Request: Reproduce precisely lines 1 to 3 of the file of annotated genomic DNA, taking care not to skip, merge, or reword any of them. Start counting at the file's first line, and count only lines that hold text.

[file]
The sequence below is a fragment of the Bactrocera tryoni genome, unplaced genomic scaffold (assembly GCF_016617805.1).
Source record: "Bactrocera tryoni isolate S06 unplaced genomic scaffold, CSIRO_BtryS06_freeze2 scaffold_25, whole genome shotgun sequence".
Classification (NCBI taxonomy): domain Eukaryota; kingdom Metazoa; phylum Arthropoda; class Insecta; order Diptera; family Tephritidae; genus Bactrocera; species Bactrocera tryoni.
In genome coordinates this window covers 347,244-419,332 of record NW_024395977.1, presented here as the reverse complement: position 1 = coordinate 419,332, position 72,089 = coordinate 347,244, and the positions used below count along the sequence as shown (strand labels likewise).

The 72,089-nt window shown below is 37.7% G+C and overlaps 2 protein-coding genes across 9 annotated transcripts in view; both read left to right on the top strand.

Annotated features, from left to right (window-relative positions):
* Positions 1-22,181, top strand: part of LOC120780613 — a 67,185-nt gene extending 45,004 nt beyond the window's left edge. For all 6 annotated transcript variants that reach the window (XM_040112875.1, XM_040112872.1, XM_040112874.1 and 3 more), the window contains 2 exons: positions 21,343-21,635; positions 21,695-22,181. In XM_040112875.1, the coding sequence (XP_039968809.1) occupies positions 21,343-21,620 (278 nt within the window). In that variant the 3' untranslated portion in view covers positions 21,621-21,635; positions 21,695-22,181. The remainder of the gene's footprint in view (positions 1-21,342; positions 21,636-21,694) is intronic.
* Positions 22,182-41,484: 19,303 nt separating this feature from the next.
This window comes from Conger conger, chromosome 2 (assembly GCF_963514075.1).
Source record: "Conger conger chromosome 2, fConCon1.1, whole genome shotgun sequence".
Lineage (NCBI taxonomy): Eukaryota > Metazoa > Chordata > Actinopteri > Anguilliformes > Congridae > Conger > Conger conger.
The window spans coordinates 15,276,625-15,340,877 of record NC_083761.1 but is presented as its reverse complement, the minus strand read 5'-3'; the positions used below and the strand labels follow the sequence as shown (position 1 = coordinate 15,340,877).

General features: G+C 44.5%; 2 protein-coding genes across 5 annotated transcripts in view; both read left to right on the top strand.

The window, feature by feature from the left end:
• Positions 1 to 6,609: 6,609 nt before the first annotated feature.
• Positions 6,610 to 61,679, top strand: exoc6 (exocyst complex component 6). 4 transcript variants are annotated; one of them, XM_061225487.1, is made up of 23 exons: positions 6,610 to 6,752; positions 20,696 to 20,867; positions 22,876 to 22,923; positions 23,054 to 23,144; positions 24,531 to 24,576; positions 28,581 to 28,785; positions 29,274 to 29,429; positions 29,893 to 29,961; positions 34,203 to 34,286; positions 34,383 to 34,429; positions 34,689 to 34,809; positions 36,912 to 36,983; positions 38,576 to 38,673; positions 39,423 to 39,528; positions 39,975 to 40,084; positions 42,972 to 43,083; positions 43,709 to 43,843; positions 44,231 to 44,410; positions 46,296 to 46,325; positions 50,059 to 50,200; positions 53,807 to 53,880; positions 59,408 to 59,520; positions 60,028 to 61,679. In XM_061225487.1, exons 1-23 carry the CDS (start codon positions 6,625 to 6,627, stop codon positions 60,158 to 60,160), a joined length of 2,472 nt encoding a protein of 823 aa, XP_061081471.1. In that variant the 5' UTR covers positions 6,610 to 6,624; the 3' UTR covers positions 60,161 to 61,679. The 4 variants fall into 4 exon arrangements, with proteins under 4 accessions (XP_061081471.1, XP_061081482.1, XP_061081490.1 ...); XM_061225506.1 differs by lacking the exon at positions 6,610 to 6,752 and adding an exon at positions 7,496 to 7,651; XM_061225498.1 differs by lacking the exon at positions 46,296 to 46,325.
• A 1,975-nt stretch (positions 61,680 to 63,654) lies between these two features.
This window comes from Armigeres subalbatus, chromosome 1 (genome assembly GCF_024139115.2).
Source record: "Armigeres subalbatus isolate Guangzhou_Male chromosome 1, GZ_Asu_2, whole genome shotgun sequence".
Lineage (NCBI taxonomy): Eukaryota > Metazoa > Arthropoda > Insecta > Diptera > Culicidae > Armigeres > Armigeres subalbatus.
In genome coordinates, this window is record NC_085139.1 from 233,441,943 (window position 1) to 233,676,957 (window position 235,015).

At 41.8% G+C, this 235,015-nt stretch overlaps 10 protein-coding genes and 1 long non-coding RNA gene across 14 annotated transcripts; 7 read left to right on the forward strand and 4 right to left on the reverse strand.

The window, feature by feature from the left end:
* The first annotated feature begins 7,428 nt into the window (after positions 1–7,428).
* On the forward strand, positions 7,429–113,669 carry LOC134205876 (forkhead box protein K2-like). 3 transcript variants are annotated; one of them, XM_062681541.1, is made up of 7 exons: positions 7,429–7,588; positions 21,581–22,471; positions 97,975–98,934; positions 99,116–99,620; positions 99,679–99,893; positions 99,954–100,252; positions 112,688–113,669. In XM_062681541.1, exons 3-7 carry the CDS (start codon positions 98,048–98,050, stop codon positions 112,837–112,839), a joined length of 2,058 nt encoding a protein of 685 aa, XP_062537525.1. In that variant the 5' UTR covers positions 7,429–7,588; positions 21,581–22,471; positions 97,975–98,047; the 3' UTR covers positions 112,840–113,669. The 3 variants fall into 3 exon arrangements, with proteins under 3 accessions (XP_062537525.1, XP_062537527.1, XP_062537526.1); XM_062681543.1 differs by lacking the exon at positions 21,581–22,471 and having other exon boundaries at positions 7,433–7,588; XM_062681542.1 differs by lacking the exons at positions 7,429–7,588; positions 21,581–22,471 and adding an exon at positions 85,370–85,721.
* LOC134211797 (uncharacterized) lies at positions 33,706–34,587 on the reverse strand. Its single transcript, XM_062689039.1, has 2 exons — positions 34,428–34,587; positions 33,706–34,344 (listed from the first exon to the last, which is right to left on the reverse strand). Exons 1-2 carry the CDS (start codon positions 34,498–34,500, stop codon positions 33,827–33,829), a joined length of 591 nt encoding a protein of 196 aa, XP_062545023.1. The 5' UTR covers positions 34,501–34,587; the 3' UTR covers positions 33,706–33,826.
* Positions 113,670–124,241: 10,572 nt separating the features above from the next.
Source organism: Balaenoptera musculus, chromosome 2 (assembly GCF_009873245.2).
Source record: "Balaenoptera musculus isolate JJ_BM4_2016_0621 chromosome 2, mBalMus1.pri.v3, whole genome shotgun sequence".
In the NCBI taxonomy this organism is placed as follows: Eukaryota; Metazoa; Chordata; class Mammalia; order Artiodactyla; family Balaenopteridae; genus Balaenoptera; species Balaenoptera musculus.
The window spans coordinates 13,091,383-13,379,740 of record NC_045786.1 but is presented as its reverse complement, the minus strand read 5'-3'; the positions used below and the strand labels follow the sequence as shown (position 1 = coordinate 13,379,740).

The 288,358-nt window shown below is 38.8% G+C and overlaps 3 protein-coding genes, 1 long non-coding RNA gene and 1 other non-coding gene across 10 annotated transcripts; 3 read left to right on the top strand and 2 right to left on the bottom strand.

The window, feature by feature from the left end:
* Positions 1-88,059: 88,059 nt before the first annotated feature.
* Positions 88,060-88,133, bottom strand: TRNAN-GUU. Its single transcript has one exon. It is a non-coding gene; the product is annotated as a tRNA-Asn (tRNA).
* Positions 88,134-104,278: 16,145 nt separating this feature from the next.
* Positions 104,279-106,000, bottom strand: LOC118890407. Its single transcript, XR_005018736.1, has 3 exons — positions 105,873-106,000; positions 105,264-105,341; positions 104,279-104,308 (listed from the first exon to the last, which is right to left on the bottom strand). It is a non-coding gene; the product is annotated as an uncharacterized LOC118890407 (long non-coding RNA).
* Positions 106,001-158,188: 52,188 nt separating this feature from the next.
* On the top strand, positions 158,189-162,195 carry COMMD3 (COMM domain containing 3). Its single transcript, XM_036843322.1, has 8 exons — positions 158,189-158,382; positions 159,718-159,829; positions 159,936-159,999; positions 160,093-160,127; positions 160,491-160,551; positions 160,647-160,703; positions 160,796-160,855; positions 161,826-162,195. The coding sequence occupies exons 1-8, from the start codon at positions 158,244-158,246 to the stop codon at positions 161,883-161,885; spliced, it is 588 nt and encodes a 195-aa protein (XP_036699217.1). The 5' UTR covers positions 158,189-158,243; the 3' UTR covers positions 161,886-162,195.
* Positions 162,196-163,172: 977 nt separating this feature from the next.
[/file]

The sequence below is a fragment of the Bactrocera tryoni genome, unplaced genomic scaffold (assembly GCF_016617805.1).
Source record: "Bactrocera tryoni isolate S06 unplaced genomic scaffold, CSIRO_BtryS06_freeze2 scaffold_25, whole genome shotgun sequence".
Classification (NCBI taxonomy): domain Eukaryota; kingdom Metazoa; phylum Arthropoda; class Insecta; order Diptera; family Tephritidae; genus Bactrocera; species Bactrocera tryoni.